What the lorry driver had failed to notice, was that the bundle in the pram had loosened as a result of it being jostled and John Johnson’s head and one of his feet had been exposed, although were quickly covered over again by the seeming unflustered Newell. Unfortunately for her, a local woman Helen Elliot was far more observant than Gibson and had seen the extremities of the boy exposed and quickly located a local policeman to tell about the woman with a body in her pram.
Perhaps to get off the main thoroughfare, Susan Newell had chosen a small close to dispose of the body and as she made her way back, found herself confronted by the policeman who had first been alerted by Helen Elliot. Taking hold of the nervous woman, the officer began a search of the general area and quickly discovered the body of young John Johnson and immediately arrested the woman on suspicion of his murder. Taken to Tobago Street Police Station, Susan Newell then set about trying to implement her backup plan, which was deliberately designed to implicate her entirely innocent husband John in the murder, leaving her as the dutiful wife and mother who had accidentally become involved in the disposal of the body, but was entirely innocent of any part in the crime itself.
She calmly told the investigating officers of the previous night’s events, of how the young newspaper boy had called at the apartment while she and her husband were arguing and how John Johnson had cried out when her husband had struck her. She then recalled her horror as her husband took hold of the boy and throttled him until “his face was black”, leaving his lifeless body on the floor of their lodgings. Purely to save her spouse’s life she had decided to dispose of the body, somewhere away from their rooms, so that no suspicion could be attached to her family.
When the Police questioned the only other potential witness to the crime, Newell’s eight-year-old daughter Janet, she corroborated her mother’s story, of how John Newell had killed the boy and she and her mother were simply moving the body so that they wouldn’t be blamed. Susan Newell had evidently coached her daughter well enough to fool the Police in the short term, with them quickly issuing an arrest warrant for the missing John Newell, but ultimately the young girl’s fabricated tale soon began to unravel and before long she was telling Detectives the true story of the night before.
In the meantime, the Police had contacted John Johnson’s father, who had reported his son missing the night before. Leaving work early, the emotionally shattered Robert Johnson was asked to attend Glasgow Central’s Police Mortuary where he had to perform the grim task of formally identifying the body of his 13-year-old son John, before going home to tell his distraught wife that their beloved son was dead.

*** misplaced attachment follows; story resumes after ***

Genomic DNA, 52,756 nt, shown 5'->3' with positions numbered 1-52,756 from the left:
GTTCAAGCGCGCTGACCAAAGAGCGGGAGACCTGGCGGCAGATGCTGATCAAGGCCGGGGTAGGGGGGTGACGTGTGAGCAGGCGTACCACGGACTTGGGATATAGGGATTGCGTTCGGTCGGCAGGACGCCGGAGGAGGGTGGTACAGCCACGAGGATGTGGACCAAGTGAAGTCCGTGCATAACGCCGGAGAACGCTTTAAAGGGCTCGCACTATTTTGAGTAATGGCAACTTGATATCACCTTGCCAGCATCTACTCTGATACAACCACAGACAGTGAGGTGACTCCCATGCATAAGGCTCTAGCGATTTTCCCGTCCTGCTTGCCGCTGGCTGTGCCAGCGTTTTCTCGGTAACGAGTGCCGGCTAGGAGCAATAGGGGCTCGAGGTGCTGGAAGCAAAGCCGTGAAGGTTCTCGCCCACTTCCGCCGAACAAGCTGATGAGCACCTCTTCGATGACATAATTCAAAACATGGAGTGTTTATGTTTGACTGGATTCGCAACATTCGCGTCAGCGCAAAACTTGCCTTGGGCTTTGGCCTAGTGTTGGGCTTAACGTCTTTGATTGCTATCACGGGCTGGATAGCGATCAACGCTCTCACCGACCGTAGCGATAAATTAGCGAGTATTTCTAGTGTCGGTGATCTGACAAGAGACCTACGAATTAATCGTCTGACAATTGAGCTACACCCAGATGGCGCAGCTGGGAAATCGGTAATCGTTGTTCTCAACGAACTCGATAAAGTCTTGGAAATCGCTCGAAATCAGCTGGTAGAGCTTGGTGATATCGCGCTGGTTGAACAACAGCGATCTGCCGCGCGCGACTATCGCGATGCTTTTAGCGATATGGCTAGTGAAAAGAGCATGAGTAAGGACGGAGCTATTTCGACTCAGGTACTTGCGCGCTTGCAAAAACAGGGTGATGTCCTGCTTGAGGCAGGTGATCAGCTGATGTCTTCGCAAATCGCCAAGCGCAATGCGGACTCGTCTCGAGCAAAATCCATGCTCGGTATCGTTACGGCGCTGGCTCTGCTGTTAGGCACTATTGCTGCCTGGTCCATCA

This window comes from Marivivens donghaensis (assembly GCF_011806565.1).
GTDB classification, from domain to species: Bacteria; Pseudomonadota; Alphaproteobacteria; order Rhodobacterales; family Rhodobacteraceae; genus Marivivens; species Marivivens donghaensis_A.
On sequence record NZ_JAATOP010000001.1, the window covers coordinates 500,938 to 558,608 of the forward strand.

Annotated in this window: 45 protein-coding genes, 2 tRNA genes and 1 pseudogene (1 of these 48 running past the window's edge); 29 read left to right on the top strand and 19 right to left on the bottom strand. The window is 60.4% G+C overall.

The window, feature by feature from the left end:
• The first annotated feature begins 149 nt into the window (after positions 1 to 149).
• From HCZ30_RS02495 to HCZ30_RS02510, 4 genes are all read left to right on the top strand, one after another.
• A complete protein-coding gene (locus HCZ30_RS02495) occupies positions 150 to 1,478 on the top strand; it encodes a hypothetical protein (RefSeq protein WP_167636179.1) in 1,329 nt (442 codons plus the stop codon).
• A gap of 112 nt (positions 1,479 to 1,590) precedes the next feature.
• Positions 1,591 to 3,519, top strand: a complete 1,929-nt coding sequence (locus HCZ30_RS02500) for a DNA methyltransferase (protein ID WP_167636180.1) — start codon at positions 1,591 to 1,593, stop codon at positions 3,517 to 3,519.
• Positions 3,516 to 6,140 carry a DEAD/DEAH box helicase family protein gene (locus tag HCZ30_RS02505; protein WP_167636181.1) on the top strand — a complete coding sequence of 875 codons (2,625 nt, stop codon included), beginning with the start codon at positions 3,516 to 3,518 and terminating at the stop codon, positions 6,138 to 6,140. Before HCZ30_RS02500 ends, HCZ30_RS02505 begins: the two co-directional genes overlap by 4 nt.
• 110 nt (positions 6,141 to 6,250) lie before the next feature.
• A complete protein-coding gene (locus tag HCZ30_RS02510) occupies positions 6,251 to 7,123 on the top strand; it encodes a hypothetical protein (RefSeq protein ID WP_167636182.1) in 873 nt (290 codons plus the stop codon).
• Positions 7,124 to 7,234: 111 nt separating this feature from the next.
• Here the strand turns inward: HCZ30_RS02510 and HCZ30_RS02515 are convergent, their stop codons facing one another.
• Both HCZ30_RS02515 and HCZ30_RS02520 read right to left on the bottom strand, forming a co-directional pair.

The grieving father would later tell officers of the previous day’s events, of how his boy had gone out to help a pal sell some newspapers and that when he failed to return home, he and his wife had simply assumed the John and his friends had gone to the pictures. However by 10.30 pm, when the pictures had closed and his son had still not come home Robert had become increasingly worried about his son. He had reported the matter to the Police and then spent the rest of the evening and early hours of the next morning wandering the streets trying to find his son, stopping only to return home, to see if the boy had turned up in the meantime.
Within days of the discovery of the boy’s dead body and with the story having been carried by all of the local and national newspapers, the missing husband, John Newell, presented himself at a local Police station and was promptly taken in for questioning. The undoubtedly shocked man was able to tell detectives that he had in fact left the family home some days before the murder and had not returned there since. He related how a few days before the crime, he and his wife had been given notice to quit their accommodation by their landlady, how he and Susan Newell had had a blazing row and how he had subsequently abandoned her and Janet simply to visit relatives and get some peace and quiet.
A couple of days after leaving Susan, he was visiting friends in Parkhead when his wife managed to track him down, demanding that he return at once to Coatbridge to support her and Janet. However, when he refused to go back with her, his wife had head-butted him in the face before storming off and presumably returning to the family home. On the 20th June, the day of the murder, he told the interviewing officers, he had been at a bar in the East End of Glasgow before visiting his sister and then the following day he had travelled to the East Lothian area where he intended to stay for a while. It was only after he had read about the boy’s death and the fact that he was a wanted man that he decided to return home to help the Police with their enquiries.
Detectives were pretty quickly able to substantiate John Newell’s record of his movements before, during and after the murder, so inevitably began to focus their full attention on the only other logical suspect that could have committed the crime, Susan Newell. By carefully questioning eight-year-old Janet, the only other potential witness to the night’s events, Detectives soon began to reveal the true sequence of events that had taken place in the Newell’s apartment and exposing the supposedly innocent wife as the true killer.